Since retiring from military service, Dani has been working as a baker in his native village Skorenovac. He is an ethnic Hungarian.

http://www.youtube.com/watch?v=tOCHjOxR2SQ

Svipdag
11-14-2009, 02:35 AM
Alas,

My collection is in chaos. It was put into storage while the inside of my house was being painted. Some of it has never been unpacked and none of the rest is properly arranged. In short, I don't know where anything is.

Arrow Cross
11-14-2009, 01:01 PM
And there is something about the Hungarian tendency to be depressed for life that didn't appeal to me. Hungarians usually have a pessimistic outlook on life, and this was one of the major reasons why I could not fit in there.
That actually has some truth in it, but participating in so many conflicts through history - due to our location - and losing so many of them certainly had something to do with it. All that sorrow, both national and personal, and especially in the XXth Century, has imprinted itself on the national spirit, and pushed the outlook of the common man more and more pessimistic and cynical.

...Which may also be reflected in our ways of humour. :p

Horka Ozul
11-14-2009, 02:15 PM
That actually has some truth in it, but participating in so many conflicts through history - due to our location - and losing so many of them certainly had something to do with it. All that sorrow, both national and personal, and especially in the XXth Century, has imprinted itself on the national spirit, and pushed the outlook of the common man more and more pessimistic and cynical.

...Which may also be reflected in our ways of humour. :p

Let's not exaggerate, we haven't lost more battles and wars than other European countries, still we had way more victories than defeats.

Arrow Cross
11-14-2009, 02:42 PM
Let's not exaggerate, we haven't lost more battles and wars than other European countries, still we had way more victories than defeats.
http://en.wikipedia.org/wiki/Hungarian_Revolution_of_1848
http://en.wikipedia.org/wiki/World_War_I
http://en.wikipedia.org/wiki/World_War_II
http://en.wikipedia.org/wiki/Hungarian_Revolution_of_1956

Too much of a good thing in a too short time, wouldn't you agree? What we won and didn't win many centuries ago is of little relevance on the topic.

Loki
11-14-2009, 02:48 PM
I have this book, a tongue-in-cheek account of Hungarians. Even though it is humorous and exaggerated, there is a little truth in it:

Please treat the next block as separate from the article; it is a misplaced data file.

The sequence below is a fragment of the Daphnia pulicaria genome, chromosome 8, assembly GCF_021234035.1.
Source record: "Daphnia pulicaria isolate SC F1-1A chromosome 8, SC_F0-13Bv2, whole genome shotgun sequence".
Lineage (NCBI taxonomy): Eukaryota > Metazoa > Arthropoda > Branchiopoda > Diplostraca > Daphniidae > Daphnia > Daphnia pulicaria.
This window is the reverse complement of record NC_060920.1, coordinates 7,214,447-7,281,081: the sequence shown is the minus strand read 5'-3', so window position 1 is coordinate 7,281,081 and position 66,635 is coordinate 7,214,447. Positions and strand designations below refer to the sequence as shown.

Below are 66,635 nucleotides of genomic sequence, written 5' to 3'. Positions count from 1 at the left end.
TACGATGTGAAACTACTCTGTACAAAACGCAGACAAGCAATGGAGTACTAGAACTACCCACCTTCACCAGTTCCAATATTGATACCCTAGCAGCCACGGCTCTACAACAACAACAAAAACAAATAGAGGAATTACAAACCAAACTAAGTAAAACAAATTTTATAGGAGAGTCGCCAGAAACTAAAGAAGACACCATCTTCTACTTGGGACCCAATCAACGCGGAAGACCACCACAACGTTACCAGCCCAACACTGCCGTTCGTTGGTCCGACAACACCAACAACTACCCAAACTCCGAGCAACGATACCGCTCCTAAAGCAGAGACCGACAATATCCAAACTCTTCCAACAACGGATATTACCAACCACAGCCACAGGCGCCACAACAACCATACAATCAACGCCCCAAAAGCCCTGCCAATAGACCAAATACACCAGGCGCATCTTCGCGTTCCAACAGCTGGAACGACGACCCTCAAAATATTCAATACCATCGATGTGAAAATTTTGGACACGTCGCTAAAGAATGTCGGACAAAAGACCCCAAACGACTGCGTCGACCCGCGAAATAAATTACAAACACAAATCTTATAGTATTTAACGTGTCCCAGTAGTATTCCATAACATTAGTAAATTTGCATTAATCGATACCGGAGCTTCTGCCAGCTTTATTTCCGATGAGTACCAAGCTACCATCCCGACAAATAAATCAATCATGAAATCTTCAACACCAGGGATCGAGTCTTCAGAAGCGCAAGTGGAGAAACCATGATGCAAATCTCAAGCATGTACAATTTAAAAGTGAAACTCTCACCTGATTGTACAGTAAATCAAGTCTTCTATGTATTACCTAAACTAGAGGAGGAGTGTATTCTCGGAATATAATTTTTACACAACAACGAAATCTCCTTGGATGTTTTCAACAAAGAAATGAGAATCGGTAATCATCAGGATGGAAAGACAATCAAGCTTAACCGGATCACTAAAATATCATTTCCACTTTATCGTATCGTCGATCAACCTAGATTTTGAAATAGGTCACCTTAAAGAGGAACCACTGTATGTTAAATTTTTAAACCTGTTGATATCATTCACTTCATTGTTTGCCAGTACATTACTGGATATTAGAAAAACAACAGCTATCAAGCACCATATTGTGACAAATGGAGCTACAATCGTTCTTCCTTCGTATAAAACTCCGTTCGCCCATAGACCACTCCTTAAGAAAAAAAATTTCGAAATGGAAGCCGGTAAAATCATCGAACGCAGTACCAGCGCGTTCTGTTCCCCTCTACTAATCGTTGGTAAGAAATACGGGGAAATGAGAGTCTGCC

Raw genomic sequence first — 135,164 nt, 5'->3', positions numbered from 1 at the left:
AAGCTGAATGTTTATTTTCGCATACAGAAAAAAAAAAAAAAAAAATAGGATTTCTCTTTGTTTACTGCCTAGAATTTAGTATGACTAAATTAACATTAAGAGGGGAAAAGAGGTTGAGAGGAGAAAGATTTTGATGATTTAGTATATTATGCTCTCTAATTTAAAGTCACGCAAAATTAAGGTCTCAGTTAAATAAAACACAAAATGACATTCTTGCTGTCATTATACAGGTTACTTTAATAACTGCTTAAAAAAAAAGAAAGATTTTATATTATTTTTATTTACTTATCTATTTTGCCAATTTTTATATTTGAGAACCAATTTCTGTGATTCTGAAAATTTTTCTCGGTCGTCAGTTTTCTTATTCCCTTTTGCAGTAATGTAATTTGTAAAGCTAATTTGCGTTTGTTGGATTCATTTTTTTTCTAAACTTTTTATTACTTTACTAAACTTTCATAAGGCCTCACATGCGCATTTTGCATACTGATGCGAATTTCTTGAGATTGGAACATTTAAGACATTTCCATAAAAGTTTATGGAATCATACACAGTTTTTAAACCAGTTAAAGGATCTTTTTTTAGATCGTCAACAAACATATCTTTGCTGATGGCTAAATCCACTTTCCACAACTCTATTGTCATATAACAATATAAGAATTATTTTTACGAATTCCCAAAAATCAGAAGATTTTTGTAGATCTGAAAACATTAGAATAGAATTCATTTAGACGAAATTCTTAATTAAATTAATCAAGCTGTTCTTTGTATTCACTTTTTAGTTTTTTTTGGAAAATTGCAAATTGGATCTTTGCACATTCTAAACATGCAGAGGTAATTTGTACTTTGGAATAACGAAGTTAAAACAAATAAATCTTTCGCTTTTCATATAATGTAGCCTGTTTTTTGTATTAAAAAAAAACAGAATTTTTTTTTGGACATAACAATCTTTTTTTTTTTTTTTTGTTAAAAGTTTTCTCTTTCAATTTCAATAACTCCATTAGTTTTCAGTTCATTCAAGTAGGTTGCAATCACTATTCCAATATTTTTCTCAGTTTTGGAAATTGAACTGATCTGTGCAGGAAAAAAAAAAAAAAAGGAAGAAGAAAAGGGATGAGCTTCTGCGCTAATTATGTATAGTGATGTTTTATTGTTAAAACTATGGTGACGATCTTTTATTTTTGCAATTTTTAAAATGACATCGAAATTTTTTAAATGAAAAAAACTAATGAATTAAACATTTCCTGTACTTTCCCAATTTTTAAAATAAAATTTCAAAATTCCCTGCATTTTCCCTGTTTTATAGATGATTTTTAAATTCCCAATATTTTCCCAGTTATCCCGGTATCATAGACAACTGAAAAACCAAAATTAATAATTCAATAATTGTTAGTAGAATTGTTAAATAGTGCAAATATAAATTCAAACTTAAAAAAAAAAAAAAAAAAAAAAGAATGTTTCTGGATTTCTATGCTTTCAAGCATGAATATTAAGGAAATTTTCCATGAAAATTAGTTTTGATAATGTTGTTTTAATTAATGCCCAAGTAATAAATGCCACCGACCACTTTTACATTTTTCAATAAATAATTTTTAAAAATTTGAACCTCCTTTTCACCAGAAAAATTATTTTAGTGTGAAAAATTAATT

http://www.ovalbooks.com/xeno/Hungarians.html

The Xenophobe's Guide to the Hungarians

by Miklós Vámos and Mátyás Sárközi

A guide to understanding the Hungarians that explores their underlying character traits and idiosyncracies.

Extracts from the book:


Two plus two equals five

Although they hate to criticise themselves, Hungarians are well aware of their faults, one of which is that they never see eye to eye: if there are four Hungarians in a room, they will belong to five different political parties.

Gloom and doom

With Hungarians, pessimism is a state of mind. They are happy to cultivate this gloomy view: as they put it, 'An optimist is a person who is poorly informed'. Hungarians are realists: in their folk-tales they live happily 'until they die', not happily 'ever after'.

Divorce Hungarian style

Statistics show that Hungarians divorce more than they marry. On an average day, 300 Hungarians marry, and, at the same time, 100 divorce (hopefully not from the 300 who marry). Zsa Zsa Gabor accounts for at least eight. She was once asked whether she was a good housekeeper. 'Yes, dahling,' she said, 'Very good. Every time I divorce I keep the house.'

Talent will out

Hungarian emigrants are very proud of their small native land and of what they themselves have achieved. There was a period in Hollywood when a sign on film studio doors read: 'It's not enough to be Hungarian, you also have to have some talent.'

Majar
11-14-2009, 03:34 PM
I like Hungarians a lot. :nod

You can't get a good feeling of the people and culture if you stay in the capital and only surf the tourist traps. The Hungarian countryside is beautiful and the people there are much nicer than in Budapest.

Horka Ozul
11-14-2009, 04:09 PM
http://en.wikipedia.org/wiki/Hungarian_Revolution_of_1848
http://en.wikipedia.org/wiki/World_War_I
http://en.wikipedia.org/wiki/World_War_II
http://en.wikipedia.org/wiki/Hungarian_Revolution_of_1956

Too much of a good thing in a too short time, wouldn't you agree? What we won and didn't win many centuries ago is of little relevance on the topic.